Daoud said Palestinian President Yasser Arafat agreed to the EU-brokered deal after appeals from the Palestinian activists besieged within the Church that a continuation of the siege was a burden on the population of Bethlehem and could damage the religious compound -- revered by Christians as the birthplace of Jesus.

    European countries that had taken in the other activists had nothing to fear from their presence. Some of the exiles would pursue university or post-graduate studies and others would learn a profession, he said.

    "We love life. We will carry the Palestinian dream with us. I hope we will be ambassadors to project the correct image of the Palestinian people, wherever we go."

    Sismik in Kyrenia

    Copyright Cyprus Mail 2002

    [02] Officials caught by surprise over cash for CCTV

    By Stefanos Evripidou

    A CLAUSE in this year's budget has already allocated 110,000 for the purchase of electronic surveillance cameras, it emerged yesterday to the surprise of officials and politicians who earlier this week described police plans for CCTV as tentative at best.

    On Wednesday, the Justice Ministry insisted that funding for such a project still had to be approved.

    But Permanent Secretary Dr. Lazaros Savvides retracted his statement yesterday, blaming a mix up in communications with the police authority.

    Police requested the 110,000 approved for the "purchase of surveillance systems for open spaces so that police may follow the suspect movements of criminals who are prone to moving in those areas.'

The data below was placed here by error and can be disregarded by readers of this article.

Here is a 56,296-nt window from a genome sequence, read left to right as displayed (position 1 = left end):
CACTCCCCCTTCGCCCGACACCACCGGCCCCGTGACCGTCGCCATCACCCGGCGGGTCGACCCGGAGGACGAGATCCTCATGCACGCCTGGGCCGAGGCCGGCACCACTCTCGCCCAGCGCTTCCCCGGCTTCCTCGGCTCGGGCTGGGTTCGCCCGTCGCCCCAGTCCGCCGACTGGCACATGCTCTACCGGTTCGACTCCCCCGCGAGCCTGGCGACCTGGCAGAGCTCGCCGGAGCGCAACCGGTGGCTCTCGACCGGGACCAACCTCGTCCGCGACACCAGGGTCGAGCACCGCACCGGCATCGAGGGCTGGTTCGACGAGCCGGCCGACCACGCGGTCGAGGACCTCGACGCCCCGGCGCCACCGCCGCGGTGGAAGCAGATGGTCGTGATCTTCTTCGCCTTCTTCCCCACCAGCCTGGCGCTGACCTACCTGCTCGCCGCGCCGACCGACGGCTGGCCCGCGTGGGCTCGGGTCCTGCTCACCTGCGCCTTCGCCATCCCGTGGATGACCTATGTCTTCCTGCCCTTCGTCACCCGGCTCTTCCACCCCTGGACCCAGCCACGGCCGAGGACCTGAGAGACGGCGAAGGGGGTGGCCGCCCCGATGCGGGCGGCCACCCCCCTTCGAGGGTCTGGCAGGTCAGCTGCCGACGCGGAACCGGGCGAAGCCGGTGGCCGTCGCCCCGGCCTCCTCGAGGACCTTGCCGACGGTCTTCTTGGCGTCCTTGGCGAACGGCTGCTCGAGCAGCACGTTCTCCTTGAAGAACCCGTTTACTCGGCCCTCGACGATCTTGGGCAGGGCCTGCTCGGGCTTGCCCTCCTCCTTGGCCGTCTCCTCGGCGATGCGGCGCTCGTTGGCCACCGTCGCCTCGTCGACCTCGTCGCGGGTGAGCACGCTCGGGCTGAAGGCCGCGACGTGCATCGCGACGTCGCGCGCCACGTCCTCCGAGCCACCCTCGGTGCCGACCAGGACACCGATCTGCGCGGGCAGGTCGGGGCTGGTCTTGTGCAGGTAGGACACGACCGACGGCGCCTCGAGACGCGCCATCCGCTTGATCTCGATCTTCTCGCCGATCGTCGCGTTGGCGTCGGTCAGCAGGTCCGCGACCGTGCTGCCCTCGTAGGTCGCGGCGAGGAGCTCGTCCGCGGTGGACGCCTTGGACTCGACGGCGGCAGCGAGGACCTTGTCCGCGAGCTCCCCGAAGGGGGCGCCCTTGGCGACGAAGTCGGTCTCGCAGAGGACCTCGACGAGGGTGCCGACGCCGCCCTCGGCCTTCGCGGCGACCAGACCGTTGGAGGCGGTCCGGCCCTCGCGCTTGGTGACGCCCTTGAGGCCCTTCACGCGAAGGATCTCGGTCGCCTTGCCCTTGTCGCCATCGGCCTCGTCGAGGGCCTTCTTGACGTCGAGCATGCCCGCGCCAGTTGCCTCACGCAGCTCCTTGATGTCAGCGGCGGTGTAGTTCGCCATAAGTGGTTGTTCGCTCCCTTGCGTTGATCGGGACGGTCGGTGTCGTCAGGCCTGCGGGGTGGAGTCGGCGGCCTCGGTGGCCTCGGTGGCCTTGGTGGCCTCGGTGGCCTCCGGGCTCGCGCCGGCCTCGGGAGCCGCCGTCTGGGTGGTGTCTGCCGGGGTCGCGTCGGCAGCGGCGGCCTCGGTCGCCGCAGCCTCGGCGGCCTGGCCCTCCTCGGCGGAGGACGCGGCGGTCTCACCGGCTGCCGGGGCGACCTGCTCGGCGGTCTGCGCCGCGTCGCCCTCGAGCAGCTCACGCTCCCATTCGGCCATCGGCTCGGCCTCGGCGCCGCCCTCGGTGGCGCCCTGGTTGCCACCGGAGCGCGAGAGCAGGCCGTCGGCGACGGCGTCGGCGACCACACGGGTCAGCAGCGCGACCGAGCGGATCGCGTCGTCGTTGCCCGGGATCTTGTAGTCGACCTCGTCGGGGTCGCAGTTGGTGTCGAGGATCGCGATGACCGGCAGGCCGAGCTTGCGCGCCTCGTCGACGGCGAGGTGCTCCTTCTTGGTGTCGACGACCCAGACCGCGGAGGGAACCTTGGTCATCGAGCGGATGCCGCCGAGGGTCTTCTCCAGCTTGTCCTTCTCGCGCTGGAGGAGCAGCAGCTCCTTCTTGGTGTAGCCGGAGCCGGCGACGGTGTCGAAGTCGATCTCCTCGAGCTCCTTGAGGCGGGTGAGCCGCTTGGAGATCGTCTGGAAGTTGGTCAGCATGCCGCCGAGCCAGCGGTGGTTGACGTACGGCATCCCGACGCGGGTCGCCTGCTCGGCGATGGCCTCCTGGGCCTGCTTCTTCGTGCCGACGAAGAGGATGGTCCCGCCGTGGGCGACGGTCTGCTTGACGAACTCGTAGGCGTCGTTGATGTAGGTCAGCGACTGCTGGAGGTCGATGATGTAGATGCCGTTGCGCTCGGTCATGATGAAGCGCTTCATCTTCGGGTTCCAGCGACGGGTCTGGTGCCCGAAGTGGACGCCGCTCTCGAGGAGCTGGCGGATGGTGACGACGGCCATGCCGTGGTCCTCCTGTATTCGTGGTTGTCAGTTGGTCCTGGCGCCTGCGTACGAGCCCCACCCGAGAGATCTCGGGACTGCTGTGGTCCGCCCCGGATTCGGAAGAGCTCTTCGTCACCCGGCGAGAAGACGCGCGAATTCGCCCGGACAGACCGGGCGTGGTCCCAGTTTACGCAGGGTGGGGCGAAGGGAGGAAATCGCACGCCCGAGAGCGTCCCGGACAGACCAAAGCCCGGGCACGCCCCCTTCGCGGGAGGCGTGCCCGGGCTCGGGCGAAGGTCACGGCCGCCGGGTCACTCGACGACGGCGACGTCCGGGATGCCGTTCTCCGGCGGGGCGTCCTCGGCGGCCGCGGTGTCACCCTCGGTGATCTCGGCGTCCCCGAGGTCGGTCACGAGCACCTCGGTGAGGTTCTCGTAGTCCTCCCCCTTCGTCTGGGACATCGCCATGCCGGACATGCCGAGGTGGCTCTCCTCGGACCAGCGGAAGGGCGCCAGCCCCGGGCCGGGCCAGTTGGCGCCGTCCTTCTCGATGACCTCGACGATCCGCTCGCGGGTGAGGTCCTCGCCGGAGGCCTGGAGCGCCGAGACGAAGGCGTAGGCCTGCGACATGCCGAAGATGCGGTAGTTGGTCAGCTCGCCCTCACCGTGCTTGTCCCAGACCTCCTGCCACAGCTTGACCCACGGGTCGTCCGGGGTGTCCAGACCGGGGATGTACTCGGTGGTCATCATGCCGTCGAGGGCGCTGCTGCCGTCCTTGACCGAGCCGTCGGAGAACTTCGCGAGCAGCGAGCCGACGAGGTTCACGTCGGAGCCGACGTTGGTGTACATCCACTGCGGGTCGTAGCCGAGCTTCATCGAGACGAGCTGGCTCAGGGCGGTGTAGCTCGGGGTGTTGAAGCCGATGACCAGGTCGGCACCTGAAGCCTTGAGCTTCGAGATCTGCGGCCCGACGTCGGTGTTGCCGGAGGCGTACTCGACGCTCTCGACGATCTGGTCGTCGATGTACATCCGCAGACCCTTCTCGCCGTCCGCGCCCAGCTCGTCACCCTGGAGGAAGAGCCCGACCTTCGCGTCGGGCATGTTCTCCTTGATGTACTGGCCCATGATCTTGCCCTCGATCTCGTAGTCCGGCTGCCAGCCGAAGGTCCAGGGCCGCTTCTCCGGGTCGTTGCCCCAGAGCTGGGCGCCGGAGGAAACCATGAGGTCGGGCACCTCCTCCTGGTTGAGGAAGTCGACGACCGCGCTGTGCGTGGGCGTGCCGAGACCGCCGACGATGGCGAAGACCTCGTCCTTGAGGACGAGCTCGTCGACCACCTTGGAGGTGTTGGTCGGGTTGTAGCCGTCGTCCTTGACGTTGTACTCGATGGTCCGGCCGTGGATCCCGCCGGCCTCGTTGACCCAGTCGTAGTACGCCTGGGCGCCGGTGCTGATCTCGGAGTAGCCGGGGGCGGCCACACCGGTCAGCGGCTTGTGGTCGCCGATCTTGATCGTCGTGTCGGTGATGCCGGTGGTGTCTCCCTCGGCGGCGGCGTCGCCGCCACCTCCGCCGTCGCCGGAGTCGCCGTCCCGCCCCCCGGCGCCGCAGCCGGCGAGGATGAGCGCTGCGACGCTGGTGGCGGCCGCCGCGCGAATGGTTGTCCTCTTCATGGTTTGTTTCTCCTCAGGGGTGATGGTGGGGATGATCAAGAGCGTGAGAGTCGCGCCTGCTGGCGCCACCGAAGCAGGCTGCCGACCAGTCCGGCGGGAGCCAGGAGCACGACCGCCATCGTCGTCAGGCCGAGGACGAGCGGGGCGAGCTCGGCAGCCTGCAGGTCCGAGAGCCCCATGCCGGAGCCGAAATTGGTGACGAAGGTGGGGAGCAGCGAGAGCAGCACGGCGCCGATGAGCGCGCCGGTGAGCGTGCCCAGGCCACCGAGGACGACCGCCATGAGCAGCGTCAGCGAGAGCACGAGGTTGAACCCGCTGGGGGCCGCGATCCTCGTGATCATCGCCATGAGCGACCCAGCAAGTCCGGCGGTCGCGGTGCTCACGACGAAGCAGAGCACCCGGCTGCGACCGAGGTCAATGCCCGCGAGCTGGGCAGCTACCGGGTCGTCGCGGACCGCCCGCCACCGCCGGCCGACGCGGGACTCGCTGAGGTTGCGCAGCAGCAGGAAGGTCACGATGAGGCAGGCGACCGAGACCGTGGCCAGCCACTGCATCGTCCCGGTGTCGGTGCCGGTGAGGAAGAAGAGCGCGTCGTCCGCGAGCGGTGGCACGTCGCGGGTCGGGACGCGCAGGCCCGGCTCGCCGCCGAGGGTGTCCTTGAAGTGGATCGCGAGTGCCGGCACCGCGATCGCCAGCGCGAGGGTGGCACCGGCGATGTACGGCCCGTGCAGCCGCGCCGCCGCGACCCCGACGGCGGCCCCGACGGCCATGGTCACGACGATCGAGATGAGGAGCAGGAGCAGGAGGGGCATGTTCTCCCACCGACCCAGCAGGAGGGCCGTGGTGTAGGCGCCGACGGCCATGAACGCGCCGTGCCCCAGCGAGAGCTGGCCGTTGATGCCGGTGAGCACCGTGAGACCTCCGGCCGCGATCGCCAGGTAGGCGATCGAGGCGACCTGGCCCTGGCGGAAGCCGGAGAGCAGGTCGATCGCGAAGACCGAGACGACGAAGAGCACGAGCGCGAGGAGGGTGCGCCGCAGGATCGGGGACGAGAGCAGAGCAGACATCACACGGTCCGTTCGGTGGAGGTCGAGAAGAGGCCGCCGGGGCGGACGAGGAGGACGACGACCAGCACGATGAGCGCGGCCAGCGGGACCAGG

The sum is part of a total 2,260,000 allocated to the police for the purchase of equipment.

    The acquisition of those funds is subject to approval by the Justice Ministry before the request can be taken to the Finance Ministry. Given that the purchase of surveillance cameras involves the implementation of new policy on how to prevent or restrict crime, Savvides said Justice Minister Nicos Koshis had specifically requested police authorities to consult with the Attorney-general, the Commissioner for the Protection of Personal Data, the Chairman of the House Human Rights Committee and non- governmental organisations on human rights before making their application.

    Savvides cited the success of police forces in Europe using surveillance to fight crime. Commenting on the type of crime such methods would be used against, he said: "I would think that there were certain areas in Cyprus where drugs are used considerably, thus making it more of a drug issue."

    According to yesterday's Phileleftheros, the Chairman of the House Human Rights Committee, Aristos Chrysostomou, had no idea that funds for such equipment were ever approved in the budget and asked the Justice Minister for written information on the Chief of Police's suggestion to install surveillance cameras.

    The President of the Pancyprian Association for the Protection of Human Rights, Stelios Theodoulou, yesterday expressed his concern about the plans, describing them as "intervention in the personal life of a person and his dignity".